As a result, they could try to say that you are responsible for the accident. They can allege proof that the accident happened differently than you say. Or, they can admit you have injuries, but aver that the injuries were not caused by the accident.

If you are in an accident with multiple vehicles, dealing with all the insurance carriers can be very complicated.

For some types of vehicle accidents, such as truck accidents, multiple parties can bear fault (for example, trucking companies and manufacturers), and all these parties may have different insurance carriers and rules.

And that’s only for vehicle accidents. If your injury falls under either premises liability (injury on a premises) or product liability (injury from a product), it may not be clear which insurance company to approach.

In addition, some large companies may urge you to handle it through their insurance companies. Some hotels and restaurants whose patrons are injured on the premises, for instance, do this. The reason? Their insurance company may pay you much less than an independent assessment may conclude the injury is worth.

If a loved one has been injured in a nursing home, the insurance company may, like vehicle insurance companies, be very skilled at deflecting or minimizing their responsibility.

Because of these complexities, it’s prudent to consult an experienced attorney if you are unsure about whether an insurance claim or a personal injury suit would be the better course. Attorneys are experienced at negotiating with insurance companies as well as litigating cases.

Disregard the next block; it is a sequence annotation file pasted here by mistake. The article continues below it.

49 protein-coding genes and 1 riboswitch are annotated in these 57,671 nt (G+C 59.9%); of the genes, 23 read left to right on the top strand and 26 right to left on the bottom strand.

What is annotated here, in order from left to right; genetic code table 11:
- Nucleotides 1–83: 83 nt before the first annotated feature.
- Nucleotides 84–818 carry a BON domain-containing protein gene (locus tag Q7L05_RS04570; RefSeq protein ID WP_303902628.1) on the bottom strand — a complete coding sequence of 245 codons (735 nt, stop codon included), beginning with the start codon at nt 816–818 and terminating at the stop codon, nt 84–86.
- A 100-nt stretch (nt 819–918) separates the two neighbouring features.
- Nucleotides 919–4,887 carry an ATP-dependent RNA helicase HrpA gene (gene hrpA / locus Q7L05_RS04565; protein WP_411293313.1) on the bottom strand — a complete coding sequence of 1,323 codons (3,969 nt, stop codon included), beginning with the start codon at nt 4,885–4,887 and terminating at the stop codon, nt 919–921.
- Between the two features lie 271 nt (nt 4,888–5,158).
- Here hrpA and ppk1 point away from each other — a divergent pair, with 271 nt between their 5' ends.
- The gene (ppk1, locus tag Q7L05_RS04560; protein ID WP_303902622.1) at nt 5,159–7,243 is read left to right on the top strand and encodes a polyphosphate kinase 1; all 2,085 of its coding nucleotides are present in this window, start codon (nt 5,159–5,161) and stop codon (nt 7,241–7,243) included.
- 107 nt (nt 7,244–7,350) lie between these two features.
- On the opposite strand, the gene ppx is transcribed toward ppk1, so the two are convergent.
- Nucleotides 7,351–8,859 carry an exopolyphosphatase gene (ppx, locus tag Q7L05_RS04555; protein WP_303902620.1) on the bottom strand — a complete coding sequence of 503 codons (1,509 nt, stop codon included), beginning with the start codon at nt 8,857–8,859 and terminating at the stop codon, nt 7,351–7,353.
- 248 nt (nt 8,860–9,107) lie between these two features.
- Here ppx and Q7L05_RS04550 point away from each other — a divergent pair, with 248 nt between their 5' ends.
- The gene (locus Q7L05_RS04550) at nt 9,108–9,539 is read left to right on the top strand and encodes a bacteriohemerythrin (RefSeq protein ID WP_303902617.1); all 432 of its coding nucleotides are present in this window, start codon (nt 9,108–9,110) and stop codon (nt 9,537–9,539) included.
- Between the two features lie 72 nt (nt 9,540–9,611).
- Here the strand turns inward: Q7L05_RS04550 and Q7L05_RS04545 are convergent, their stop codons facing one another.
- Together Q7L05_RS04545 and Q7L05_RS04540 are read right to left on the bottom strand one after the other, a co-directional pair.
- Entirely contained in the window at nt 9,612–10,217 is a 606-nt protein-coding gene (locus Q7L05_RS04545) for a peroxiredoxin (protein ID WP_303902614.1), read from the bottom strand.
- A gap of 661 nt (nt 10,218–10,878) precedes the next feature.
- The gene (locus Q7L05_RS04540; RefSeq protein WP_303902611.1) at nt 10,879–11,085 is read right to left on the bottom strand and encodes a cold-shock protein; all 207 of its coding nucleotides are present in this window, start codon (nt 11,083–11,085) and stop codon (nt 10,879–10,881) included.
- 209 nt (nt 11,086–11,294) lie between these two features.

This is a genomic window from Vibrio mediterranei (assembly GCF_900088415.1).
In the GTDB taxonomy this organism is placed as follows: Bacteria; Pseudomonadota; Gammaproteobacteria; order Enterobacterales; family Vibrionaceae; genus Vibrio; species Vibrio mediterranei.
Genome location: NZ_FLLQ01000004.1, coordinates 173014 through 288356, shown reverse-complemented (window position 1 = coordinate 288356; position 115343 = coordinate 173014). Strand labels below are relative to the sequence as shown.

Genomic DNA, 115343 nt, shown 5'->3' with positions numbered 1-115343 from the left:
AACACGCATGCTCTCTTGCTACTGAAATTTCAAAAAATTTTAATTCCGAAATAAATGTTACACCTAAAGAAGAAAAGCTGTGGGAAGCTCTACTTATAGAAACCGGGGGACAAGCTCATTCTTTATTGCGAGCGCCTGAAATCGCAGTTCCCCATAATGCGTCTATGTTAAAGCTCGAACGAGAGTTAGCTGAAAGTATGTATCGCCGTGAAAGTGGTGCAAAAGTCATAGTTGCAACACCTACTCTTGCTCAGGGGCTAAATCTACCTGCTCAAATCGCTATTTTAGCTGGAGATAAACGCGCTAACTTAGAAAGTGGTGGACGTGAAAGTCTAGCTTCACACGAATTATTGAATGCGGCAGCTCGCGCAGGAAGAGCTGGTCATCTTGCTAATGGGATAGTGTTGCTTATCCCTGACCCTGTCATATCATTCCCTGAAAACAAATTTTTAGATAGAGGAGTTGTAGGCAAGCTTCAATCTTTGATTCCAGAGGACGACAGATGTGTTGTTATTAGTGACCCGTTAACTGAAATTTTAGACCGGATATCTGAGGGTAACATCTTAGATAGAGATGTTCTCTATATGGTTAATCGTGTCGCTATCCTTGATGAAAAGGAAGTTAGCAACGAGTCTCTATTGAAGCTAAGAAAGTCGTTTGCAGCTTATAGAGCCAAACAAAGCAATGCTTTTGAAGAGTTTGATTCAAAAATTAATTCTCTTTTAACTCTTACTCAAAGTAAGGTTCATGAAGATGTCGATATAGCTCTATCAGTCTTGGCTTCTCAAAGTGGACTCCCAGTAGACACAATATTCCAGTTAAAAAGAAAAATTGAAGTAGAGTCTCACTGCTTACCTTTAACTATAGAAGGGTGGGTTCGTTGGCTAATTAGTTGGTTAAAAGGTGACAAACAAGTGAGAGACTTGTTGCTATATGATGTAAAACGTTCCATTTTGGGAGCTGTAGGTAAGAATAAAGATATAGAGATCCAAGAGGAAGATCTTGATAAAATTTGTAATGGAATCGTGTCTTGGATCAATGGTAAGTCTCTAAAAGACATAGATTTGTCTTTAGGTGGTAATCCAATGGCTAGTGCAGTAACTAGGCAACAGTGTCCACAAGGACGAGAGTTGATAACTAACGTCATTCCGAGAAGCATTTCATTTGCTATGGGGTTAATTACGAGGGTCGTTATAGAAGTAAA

What Should I Do If I’m Injured?

If you suffer an injury as a result of an accident or an illness you believe is caused by another party, you should take certain steps.

1. Document the injuries as quickly as you can

The types, extent, and duration of your injuries need to be documented immediately. If you are carrying a smartphone when an accident occurs, take as many pictures as possible, both close up and far away. Similarly, if an illness manifests and causes symptoms, take pictures. If pictures aren’t appropriate, keep a detailed set of notes.

If you do not have a smartphone available, take pictures as soon as you can.

Injuries will heal and symptoms sometimes clear up. You want clear evidence of what occurred and what it looked like. Keep the records in a safe place.

2. Keep records of medical treatment

Keep records from any medical personnel, offices, or institutions you consulted about the injury. Keep records of all medical treatment, including doctor’s visits, hospitalizations, medication prescribed, and so on.

3. Keep records of any missed time from work

If an injury or illness is causing you to miss time from work, make a note of when and how much time.

4. Get any other relevant records

At times, the conditions occasion other records that will show what happened. A traffic accident that injures someone, for instance, should be reported. Law enforcement’s report is an official document of what occurred. Make sure you get a copy of it.

If you need further information or assistance, contact an experienced attorney.